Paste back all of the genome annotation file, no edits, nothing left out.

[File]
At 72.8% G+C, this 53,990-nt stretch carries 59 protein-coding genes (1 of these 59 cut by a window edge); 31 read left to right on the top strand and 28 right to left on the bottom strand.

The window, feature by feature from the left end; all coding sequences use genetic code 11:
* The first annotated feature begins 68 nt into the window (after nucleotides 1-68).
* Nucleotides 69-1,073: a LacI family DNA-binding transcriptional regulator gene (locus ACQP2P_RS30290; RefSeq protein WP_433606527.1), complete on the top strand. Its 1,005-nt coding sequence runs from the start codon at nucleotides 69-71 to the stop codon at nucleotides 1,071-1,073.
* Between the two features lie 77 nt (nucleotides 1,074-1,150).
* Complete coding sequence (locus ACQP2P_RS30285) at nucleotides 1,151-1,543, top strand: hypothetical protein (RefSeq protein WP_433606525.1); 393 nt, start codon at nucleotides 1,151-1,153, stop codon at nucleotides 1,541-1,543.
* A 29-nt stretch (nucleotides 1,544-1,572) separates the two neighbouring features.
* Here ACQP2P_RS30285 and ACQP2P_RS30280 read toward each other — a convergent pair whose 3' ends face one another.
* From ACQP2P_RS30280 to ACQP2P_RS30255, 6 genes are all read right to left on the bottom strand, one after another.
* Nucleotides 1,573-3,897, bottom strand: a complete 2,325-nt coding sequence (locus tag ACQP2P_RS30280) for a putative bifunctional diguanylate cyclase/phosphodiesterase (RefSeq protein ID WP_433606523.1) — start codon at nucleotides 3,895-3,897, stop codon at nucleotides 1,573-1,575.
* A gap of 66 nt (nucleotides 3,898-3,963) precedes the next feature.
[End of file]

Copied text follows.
At 72.8% G+C, this 53,990-nt stretch carries 59 protein-coding genes (1 of these 59 cut by a window edge); 31 read left to right on the top strand and 28 right to left on the bottom strand.

The window, feature by feature from the left end; all coding sequences use genetic code 11:
* The first annotated feature begins 68 nt into the window (after nucleotides 1-68).
* Nucleotides 69-1,073: a LacI family DNA-binding transcriptional regulator gene (locus ACQP2P_RS30290; RefSeq protein WP_433606527.1), complete on the top strand. Its 1,005-nt coding sequence runs from the start codon at nucleotides 69-71 to the stop codon at nucleotides 1,071-1,073.
* Between the two features lie 77 nt (nucleotides 1,074-1,150).
* Complete coding sequence (locus ACQP2P_RS30285) at nucleotides 1,151-1,543, top strand: hypothetical protein (RefSeq protein WP_433606525.1); 393 nt, start codon at nucleotides 1,151-1,153, stop codon at nucleotides 1,541-1,543.
* A 29-nt stretch (nucleotides 1,544-1,572) separates the two neighbouring features.
* Here ACQP2P_RS30285 and ACQP2P_RS30280 read toward each other — a convergent pair whose 3' ends face one another.
* From ACQP2P_RS30280 to ACQP2P_RS30255, 6 genes are all read right to left on the bottom strand, one after another.
* Nucleotides 1,573-3,897, bottom strand: a complete 2,325-nt coding sequence (locus tag ACQP2P_RS30280) for a putative bifunctional diguanylate cyclase/phosphodiesterase (RefSeq protein ID WP_433606523.1) — start codon at nucleotides 3,895-3,897, stop codon at nucleotides 1,573-1,575.
* A gap of 66 nt (nucleotides 3,898-3,963) precedes the next feature.